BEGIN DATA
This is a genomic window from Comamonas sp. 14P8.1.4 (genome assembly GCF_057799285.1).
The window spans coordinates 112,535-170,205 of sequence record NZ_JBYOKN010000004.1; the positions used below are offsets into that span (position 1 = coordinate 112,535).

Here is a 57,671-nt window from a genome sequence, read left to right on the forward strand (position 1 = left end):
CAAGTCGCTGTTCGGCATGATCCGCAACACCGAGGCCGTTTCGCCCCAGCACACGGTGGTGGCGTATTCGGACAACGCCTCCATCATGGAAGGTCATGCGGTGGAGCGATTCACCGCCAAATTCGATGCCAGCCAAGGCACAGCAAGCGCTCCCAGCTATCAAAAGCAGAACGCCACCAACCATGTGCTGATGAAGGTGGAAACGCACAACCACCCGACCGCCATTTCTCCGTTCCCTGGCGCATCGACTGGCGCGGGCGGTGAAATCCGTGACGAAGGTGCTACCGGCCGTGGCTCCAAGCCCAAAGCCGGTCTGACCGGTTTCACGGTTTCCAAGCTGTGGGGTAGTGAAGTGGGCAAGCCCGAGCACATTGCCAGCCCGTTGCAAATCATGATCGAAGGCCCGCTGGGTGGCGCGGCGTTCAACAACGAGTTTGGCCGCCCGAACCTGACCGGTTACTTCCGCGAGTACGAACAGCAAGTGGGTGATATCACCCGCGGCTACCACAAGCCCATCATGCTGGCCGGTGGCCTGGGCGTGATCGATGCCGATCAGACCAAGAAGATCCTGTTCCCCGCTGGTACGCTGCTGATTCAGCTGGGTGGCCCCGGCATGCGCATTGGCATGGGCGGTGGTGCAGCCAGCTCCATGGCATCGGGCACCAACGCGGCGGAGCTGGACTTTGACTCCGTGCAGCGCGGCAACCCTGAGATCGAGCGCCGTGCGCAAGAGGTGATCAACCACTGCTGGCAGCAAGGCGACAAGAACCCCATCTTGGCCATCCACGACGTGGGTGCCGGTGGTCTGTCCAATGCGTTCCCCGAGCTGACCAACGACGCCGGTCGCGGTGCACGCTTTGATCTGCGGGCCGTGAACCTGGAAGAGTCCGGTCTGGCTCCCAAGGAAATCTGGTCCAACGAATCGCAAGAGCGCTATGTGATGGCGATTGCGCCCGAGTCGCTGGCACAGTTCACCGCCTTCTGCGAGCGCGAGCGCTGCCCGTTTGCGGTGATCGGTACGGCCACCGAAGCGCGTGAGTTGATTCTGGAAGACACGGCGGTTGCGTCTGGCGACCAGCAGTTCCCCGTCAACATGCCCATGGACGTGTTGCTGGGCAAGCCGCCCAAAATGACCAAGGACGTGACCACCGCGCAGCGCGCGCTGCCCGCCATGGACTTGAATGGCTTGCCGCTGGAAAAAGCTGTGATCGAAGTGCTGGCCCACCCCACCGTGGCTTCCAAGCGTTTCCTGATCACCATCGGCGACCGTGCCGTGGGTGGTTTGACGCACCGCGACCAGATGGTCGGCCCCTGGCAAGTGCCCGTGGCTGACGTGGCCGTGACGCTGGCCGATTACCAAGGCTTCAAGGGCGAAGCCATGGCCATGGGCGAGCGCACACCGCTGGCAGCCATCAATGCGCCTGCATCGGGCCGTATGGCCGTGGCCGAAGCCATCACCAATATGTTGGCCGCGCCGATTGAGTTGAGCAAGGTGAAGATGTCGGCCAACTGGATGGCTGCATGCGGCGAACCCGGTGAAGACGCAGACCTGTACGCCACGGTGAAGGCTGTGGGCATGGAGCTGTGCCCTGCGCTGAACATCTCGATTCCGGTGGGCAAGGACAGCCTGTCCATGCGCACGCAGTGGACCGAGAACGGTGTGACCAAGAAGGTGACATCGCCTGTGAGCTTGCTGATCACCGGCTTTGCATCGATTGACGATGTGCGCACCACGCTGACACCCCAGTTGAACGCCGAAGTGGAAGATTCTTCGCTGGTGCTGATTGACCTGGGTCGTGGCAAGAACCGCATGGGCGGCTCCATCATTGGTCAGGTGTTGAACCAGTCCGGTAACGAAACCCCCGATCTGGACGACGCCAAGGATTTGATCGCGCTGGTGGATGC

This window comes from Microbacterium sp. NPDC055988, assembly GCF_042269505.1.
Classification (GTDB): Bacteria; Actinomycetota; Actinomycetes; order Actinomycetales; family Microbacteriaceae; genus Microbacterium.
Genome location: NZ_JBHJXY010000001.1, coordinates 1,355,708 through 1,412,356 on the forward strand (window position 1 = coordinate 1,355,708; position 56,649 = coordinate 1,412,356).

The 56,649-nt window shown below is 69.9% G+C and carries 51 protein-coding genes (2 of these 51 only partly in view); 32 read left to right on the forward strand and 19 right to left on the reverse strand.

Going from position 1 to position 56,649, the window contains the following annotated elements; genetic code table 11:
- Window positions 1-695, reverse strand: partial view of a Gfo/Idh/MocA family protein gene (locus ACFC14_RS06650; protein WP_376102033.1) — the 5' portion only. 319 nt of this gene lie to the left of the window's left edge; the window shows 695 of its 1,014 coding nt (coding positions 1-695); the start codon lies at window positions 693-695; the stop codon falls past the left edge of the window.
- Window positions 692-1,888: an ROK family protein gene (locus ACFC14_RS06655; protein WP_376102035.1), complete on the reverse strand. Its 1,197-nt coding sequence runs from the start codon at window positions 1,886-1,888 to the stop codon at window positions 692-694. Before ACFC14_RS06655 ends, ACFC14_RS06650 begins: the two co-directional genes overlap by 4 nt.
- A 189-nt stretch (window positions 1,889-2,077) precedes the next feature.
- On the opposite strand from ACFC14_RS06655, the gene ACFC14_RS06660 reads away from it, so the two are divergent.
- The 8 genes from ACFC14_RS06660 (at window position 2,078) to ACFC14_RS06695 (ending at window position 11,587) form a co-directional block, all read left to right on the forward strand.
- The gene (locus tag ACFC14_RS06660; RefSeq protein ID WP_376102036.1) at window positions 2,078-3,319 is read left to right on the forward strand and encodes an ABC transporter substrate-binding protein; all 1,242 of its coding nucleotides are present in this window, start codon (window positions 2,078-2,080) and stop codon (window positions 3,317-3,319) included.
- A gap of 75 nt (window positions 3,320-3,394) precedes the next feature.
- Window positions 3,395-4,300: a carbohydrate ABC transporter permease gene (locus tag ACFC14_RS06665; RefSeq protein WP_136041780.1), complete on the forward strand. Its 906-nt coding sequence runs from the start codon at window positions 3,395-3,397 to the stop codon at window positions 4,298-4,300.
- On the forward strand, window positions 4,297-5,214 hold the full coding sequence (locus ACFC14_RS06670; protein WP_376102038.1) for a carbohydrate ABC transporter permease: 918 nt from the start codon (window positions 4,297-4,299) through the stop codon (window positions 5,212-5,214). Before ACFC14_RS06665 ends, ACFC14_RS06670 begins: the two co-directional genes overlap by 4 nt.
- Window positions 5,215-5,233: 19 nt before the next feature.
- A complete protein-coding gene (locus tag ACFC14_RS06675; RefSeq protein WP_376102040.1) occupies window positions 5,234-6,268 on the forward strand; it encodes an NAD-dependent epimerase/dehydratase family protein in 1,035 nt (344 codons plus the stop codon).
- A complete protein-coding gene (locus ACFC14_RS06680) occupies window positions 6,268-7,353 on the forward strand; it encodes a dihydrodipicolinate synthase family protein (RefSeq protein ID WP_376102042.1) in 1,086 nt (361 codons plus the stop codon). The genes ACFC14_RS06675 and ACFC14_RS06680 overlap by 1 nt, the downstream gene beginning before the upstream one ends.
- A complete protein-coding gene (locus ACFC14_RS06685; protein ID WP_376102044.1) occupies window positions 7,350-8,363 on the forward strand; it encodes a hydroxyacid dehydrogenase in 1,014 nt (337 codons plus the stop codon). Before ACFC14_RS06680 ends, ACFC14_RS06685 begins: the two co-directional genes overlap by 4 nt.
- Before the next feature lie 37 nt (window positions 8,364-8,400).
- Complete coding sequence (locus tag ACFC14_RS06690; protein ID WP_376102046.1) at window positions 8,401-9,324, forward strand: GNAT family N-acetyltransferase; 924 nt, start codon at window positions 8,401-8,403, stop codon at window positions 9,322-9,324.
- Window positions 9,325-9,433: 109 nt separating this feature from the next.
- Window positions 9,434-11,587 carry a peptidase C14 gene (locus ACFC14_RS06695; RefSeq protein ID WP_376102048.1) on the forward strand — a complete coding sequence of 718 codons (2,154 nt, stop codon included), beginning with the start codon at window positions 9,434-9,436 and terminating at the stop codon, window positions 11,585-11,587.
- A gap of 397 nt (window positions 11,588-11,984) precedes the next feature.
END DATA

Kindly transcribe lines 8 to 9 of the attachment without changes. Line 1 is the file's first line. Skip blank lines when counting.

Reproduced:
The 56,649-nt window shown below is 69.9% G+C and carries 51 protein-coding genes (2 of these 51 only partly in view); 32 read left to right on the forward strand and 19 right to left on the reverse strand.

Going from position 1 to position 56,649, the window contains the following annotated elements; genetic code table 11: